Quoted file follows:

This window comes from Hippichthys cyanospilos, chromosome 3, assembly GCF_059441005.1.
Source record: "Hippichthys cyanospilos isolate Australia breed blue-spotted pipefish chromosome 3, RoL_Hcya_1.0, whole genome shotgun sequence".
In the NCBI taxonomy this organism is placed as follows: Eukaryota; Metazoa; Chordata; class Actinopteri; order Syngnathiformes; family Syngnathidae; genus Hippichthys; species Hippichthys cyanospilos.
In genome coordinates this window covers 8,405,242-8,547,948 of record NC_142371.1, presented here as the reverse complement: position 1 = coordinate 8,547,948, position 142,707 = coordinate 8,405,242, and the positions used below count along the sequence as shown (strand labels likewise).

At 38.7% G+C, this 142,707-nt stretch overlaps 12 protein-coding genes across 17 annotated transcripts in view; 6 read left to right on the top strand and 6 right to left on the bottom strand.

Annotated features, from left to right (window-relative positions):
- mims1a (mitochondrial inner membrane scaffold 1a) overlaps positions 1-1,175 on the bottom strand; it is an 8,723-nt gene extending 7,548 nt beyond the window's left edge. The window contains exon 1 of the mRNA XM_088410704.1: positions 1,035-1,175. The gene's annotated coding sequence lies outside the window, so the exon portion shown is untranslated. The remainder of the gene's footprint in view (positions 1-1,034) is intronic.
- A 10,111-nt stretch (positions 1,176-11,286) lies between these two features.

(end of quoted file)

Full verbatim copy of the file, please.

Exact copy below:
This window comes from Hippichthys cyanospilos, chromosome 3, assembly GCF_059441005.1.
Source record: "Hippichthys cyanospilos isolate Australia breed blue-spotted pipefish chromosome 3, RoL_Hcya_1.0, whole genome shotgun sequence".
In the NCBI taxonomy this organism is placed as follows: Eukaryota; Metazoa; Chordata; class Actinopteri; order Syngnathiformes; family Syngnathidae; genus Hippichthys; species Hippichthys cyanospilos.
In genome coordinates this window covers 8,405,242-8,547,948 of record NC_142371.1, presented here as the reverse complement: position 1 = coordinate 8,547,948, position 142,707 = coordinate 8,405,242, and the positions used below count along the sequence as shown (strand labels likewise).

At 38.7% G+C, this 142,707-nt stretch overlaps 12 protein-coding genes across 17 annotated transcripts in view; 6 read left to right on the top strand and 6 right to left on the bottom strand.

Annotated features, from left to right (window-relative positions):
- mims1a (mitochondrial inner membrane scaffold 1a) overlaps positions 1-1,175 on the bottom strand; it is an 8,723-nt gene extending 7,548 nt beyond the window's left edge. The window contains exon 1 of the mRNA XM_088410704.1: positions 1,035-1,175. The gene's annotated coding sequence lies outside the window, so the exon portion shown is untranslated. The remainder of the gene's footprint in view (positions 1-1,034) is intronic.
- A 10,111-nt stretch (positions 1,176-11,286) lies between these two features.